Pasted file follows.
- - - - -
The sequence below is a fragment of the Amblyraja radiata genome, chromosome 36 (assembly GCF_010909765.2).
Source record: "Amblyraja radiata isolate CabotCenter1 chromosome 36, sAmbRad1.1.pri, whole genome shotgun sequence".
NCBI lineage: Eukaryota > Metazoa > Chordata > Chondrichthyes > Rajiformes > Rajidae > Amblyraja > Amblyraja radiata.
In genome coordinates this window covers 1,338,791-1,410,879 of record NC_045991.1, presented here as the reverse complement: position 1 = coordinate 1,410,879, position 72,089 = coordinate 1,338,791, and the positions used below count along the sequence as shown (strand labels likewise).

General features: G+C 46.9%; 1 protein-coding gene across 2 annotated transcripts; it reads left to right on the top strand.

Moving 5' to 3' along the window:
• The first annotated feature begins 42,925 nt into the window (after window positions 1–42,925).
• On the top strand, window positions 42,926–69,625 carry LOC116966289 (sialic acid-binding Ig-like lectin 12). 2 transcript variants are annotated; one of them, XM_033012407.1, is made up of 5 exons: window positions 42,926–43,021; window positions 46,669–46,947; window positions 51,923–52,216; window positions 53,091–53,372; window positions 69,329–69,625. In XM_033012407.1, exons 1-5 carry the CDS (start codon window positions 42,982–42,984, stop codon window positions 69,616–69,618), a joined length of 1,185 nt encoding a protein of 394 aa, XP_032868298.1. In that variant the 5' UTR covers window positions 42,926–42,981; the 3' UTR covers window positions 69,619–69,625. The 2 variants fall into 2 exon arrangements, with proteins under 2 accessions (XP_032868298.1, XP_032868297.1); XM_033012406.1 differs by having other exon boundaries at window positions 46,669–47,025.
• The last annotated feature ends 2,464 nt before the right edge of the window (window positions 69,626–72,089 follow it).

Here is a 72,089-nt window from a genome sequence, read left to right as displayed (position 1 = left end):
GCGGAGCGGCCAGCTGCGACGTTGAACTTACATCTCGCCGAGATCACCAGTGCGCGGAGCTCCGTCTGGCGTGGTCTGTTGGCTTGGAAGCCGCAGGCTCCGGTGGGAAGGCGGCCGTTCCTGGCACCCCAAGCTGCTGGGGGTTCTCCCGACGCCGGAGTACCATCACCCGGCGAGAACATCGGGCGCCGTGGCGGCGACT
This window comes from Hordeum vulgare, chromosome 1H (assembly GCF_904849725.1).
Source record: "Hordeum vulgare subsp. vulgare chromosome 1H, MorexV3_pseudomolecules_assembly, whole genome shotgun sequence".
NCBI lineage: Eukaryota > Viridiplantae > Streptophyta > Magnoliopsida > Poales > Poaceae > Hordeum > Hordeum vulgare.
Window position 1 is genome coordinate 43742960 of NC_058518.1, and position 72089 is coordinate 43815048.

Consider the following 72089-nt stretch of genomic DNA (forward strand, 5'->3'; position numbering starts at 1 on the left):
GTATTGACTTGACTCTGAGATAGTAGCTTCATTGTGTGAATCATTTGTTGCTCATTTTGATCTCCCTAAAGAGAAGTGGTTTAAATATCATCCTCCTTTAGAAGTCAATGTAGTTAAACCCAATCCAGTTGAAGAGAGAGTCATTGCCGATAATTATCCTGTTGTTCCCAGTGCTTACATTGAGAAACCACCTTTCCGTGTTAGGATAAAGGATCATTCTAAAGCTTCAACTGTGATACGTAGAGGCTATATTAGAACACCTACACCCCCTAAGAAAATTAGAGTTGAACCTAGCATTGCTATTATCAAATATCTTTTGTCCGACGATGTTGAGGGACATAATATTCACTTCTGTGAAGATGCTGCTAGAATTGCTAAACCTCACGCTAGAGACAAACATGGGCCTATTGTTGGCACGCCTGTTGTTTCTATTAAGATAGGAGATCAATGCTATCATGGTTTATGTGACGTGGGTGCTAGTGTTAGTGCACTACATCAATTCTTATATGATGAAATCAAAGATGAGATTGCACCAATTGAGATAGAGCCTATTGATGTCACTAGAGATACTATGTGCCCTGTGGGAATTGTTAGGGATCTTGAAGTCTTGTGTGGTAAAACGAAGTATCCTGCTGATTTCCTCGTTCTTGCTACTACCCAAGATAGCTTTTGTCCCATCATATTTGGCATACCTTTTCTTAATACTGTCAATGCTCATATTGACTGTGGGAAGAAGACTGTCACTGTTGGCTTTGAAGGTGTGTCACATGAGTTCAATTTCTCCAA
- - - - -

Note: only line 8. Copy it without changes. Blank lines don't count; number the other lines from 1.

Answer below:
• On the top strand, window positions 42,926–69,625 carry LOC116966289 (sialic acid-binding Ig-like lectin 12). 2 transcript variants are annotated; one of them, XM_033012407.1, is made up of 5 exons: window positions 42,926–43,021; window positions 46,669–46,947; window positions 51,923–52,216; window positions 53,091–53,372; window positions 69,329–69,625. In XM_033012407.1, exons 1-5 carry the CDS (start codon window positions 42,982–42,984, stop codon window positions 69,616–69,618), a joined length of 1,185 nt encoding a protein of 394 aa, XP_032868298.1. In that variant the 5' UTR covers window positions 42,926–42,981; the 3' UTR covers window positions 69,619–69,625. The 2 variants fall into 2 exon arrangements, with proteins under 2 accessions (XP_032868298.1, XP_032868297.1); XM_033012406.1 differs by having other exon boundaries at window positions 46,669–47,025.